A pattern with simple lines is such a versatile tool for wardrobe building. Change the fabric, and you change the look. When it’s a pattern you know fits you well or that you have spent time adjusting to your perfect custom fit, it’s great to be able to sew it over and over without looking like ‘that lady who always wears that same skirt’.
Here are two different looks from a simple A-line skirt pattern, my Chocolate Chip Skirt pattern for women.
On the right, we have a sporty version made with Hudson Jeans Stretch Twill in a fun and slightly nutty zebra print. Twill is a bottomweight fabric that makes great jeans, shorts, and skirts, and I think this particular twill would make an awesome jacket! There are more details about this skirt in my earlier post.
On the left, we have a much flowier, dressy skirt made with cotton lawn. Cotton lawn is a lightweight, breathable, 100% cotton fabric. It’s silky smooth, flowy, and somewhat delicate. Very different from twill! It can be slightly sheer so is best lined with another similar-weight fabric. My pattern has a free-hanging lining that lets the fashion fabric move and breathe. It was nearly 100 degrees when we took photos, and trust me, this skirt is much cooler than the twill one!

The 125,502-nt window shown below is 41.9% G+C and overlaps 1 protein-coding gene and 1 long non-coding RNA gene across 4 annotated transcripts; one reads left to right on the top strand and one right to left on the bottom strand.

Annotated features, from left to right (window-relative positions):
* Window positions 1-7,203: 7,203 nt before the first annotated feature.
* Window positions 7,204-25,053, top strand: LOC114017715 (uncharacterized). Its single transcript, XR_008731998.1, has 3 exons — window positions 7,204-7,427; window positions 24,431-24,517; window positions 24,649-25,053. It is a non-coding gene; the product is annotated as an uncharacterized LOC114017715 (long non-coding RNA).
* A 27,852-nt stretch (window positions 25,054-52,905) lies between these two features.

This particular lawn is Robert Kaufman London Calling cotton lawn, lined with a white ‘clip dot’ (also known as dotted swiss) fabric, in similar weight. Cali carries the London Calling lawn in a number of pretty prints (remember our gorgeous twirly dress post?) and the clip dot in several solid colors. I turned the dotted side facing outward to keep the inside smooth against the skin. My skirt, my rules!
I noted in my twill skirt post that I added some jeans-inspired finishes like back pockets, flat felled seams and a 1/2″ turned hem. For this dressy skirt, I kept the front pockets (because pockets duh), french-seamed the side seams, and blind-hemmed the fashion fabric to keep the more dressed-up look.
OK, maybe these skirts are not exactly “naughty or nice” … but maybe Sporty or Posh Spice?
I hope this inspires you to try one of your favorite patterns with a different type of fabric! You want to be sure, of course that your fabric choice is suitable for your pattern (check the envelope or materials recommendations). What sorts of simple patterns do you like to use with different fabrics to get different looks?